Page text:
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Op-Ed: World Council of Churches preaches divestment
By David Frankfurter

The World Council of Churches has long adopted thinly disguised extremist Palestinian positions. Monday was no exception. The WCC issued a press release calling for the application of economic sanctions against Israel, on a personal, parish and international level.

The timing could not be more peculiar. Just when there seems to be a broad consensus that we stand on the threshold of a narrow window of opportunity for peace which must be very carefully nurtured. The leaders of Israel and the Palestinians have met, created a respite in a long and bloody war, and pledged a path to peace. One might have expected the WCC to encourage this process. Each positive step is to be applauded, the other side encouraged to recognise it and take their own step to keep up the momentum. And yet, the WCC complains of "occupation". Just when Israel's parliament approved the next stage of plans for withdrawal Gaza. A major gesture was made to the emerging Palestinian democracy, with hundreds of convicted terrorists freed from Israeli jails. The WCC complains of housing demolitions just a few days after the IDF announced that this practice will no longer be employed. The WCC uses the emotive language of a "dividing wall", when 95% is a chain-link fence, without mentioning the horrible terror that forced Israel to build it. The WCC sets the borders of Israel as those of the 1949 armistice - knowing full well that even the Palestinian Authority accepts the borders of Israel as the 1967 cease-fire line. And then they have the temerity to pay lip service to Israel's "serious and legitimate security concerns". And speaking of lip service, the WCC claims to be "supportive of both Palestinians and Israelis who suffer under current circumstances". Two of my closest friends have lost children in the horrible violence unleashed by Arafat. I have not heard through them of a single family of a Jewish terror victim having had any even minimal contact by the WCC, let alone the offer of comfort or support.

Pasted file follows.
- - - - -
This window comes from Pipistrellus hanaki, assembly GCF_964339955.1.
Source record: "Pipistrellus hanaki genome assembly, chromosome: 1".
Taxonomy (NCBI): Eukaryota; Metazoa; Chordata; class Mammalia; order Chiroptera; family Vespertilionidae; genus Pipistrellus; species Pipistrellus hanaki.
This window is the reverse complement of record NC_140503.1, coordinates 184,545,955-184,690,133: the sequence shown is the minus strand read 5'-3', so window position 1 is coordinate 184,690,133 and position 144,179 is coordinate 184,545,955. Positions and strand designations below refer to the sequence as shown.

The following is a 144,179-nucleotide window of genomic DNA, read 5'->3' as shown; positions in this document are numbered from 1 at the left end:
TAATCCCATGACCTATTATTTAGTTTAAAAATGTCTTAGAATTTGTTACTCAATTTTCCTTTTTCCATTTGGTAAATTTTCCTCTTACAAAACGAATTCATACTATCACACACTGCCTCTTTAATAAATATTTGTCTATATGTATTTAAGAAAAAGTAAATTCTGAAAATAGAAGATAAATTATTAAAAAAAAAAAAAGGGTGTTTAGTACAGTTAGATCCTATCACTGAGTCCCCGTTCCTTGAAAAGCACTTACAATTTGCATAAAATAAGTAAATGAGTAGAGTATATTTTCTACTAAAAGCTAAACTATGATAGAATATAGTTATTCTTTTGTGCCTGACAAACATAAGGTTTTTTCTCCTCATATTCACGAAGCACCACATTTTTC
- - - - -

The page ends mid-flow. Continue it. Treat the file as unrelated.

I was brought up in a nominally Christian country. While my generation of Jews took the pledge "Never Again" very seriously and would not countenance any indignity, our Christian friends would try to salve the wounds of anti-Semitism and counsel us to "turn the other cheek". These friends explained that the Christian religion of peace and rapprochement was far superior to the strict law and justice of Judaism. And yet the WCC, while frequently using the word peace, rejects rapprochement and commends "initiatives within churches to become better stewards of justice".

You may wonder about this seemingly old-Testament call for divestment from Israel. The WCC explains that its call for action is, in fact, based on a verse on the New Testament - Luke 19:42. I went to look it up, and noticed that the New King James Version Bible seemed very different from the quote by the WCC. Not being a theologian, I will have to accept that the words: Saying, "If you had known, even you, especially in this your day, the things that make for your peace! But now they are hidden from your eyes." call [for WCC] members to do the "things that make for peace". If I had not had the WCC guidance, I would have interpreted the verse differently. Especially in the overall context of the verses where Jesus comes to a hill and is overwhelmed as he catches site of Jerusalem, with the above words addressed to Jerusalem itself. Jesus weeps as he foresees the day when the holy city will be encircled, besieged and leveled by her enemies. He then goes to banish the traders from the Temple. I would have seen this verse as a prediction of the destruction of the Temple by the Romans. Certainly, though, if I were to believe that the verses should be interpreted in a modern day context, I would not wish to be on the side of those who encircle and besiege Jerusalem - economically or physically.

I am left to wonder if the WCC is not simply concerned that the current peace moves may succeed, and that a Jewish Israel might become a permanent and hard to explain fixture on their theological map.

© David Frankfurter 2005. All rights reserved
© 2005 Divestment Watch